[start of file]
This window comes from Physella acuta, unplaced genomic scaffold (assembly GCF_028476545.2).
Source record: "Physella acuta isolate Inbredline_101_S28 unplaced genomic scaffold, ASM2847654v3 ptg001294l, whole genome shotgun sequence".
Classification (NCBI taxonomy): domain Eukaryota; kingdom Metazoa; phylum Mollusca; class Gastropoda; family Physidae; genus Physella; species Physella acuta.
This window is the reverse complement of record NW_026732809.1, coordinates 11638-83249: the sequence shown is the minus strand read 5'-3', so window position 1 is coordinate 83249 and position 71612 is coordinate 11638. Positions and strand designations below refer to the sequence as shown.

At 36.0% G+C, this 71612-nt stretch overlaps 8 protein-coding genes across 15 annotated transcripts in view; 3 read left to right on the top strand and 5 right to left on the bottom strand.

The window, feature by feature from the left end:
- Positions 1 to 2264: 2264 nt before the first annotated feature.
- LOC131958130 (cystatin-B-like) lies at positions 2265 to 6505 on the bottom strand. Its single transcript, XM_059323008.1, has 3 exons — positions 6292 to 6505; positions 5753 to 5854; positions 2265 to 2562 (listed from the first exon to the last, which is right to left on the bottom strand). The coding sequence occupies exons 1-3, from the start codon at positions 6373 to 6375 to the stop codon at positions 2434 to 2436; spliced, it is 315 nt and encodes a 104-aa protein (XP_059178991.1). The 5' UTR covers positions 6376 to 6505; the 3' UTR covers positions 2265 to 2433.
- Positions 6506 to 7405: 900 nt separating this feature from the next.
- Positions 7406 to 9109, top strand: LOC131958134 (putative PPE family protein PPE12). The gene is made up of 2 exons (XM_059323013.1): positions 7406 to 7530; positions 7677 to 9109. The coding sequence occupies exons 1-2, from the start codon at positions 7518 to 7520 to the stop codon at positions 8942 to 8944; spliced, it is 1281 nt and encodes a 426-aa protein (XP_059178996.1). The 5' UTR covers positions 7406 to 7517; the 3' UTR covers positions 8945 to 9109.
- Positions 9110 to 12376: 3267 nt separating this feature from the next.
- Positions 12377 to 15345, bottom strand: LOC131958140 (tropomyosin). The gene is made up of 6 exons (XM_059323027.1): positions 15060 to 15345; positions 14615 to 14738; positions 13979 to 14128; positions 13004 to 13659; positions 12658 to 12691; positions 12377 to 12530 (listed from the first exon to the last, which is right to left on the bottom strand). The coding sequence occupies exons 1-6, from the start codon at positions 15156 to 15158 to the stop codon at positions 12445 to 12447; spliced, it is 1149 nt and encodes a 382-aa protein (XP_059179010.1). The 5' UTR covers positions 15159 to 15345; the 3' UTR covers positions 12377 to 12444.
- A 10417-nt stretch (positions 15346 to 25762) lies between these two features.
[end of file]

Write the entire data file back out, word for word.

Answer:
This window comes from Physella acuta, unplaced genomic scaffold (assembly GCF_028476545.2).
Source record: "Physella acuta isolate Inbredline_101_S28 unplaced genomic scaffold, ASM2847654v3 ptg001294l, whole genome shotgun sequence".
Classification (NCBI taxonomy): domain Eukaryota; kingdom Metazoa; phylum Mollusca; class Gastropoda; family Physidae; genus Physella; species Physella acuta.
This window is the reverse complement of record NW_026732809.1, coordinates 11638-83249: the sequence shown is the minus strand read 5'-3', so window position 1 is coordinate 83249 and position 71612 is coordinate 11638. Positions and strand designations below refer to the sequence as shown.

At 36.0% G+C, this 71612-nt stretch overlaps 8 protein-coding genes across 15 annotated transcripts in view; 3 read left to right on the top strand and 5 right to left on the bottom strand.

The window, feature by feature from the left end:
- Positions 1 to 2264: 2264 nt before the first annotated feature.
- LOC131958130 (cystatin-B-like) lies at positions 2265 to 6505 on the bottom strand. Its single transcript, XM_059323008.1, has 3 exons — positions 6292 to 6505; positions 5753 to 5854; positions 2265 to 2562 (listed from the first exon to the last, which is right to left on the bottom strand). The coding sequence occupies exons 1-3, from the start codon at positions 6373 to 6375 to the stop codon at positions 2434 to 2436; spliced, it is 315 nt and encodes a 104-aa protein (XP_059178991.1). The 5' UTR covers positions 6376 to 6505; the 3' UTR covers positions 2265 to 2433.
- Positions 6506 to 7405: 900 nt separating this feature from the next.
- Positions 7406 to 9109, top strand: LOC131958134 (putative PPE family protein PPE12). The gene is made up of 2 exons (XM_059323013.1): positions 7406 to 7530; positions 7677 to 9109. The coding sequence occupies exons 1-2, from the start codon at positions 7518 to 7520 to the stop codon at positions 8942 to 8944; spliced, it is 1281 nt and encodes a 426-aa protein (XP_059178996.1). The 5' UTR covers positions 7406 to 7517; the 3' UTR covers positions 8945 to 9109.
- Positions 9110 to 12376: 3267 nt separating this feature from the next.
- Positions 12377 to 15345, bottom strand: LOC131958140 (tropomyosin). The gene is made up of 6 exons (XM_059323027.1): positions 15060 to 15345; positions 14615 to 14738; positions 13979 to 14128; positions 13004 to 13659; positions 12658 to 12691; positions 12377 to 12530 (listed from the first exon to the last, which is right to left on the bottom strand). The coding sequence occupies exons 1-6, from the start codon at positions 15156 to 15158 to the stop codon at positions 12445 to 12447; spliced, it is 1149 nt and encodes a 382-aa protein (XP_059179010.1). The 5' UTR covers positions 15159 to 15345; the 3' UTR covers positions 12377 to 12444.
- A 10417-nt stretch (positions 15346 to 25762) lies between these two features.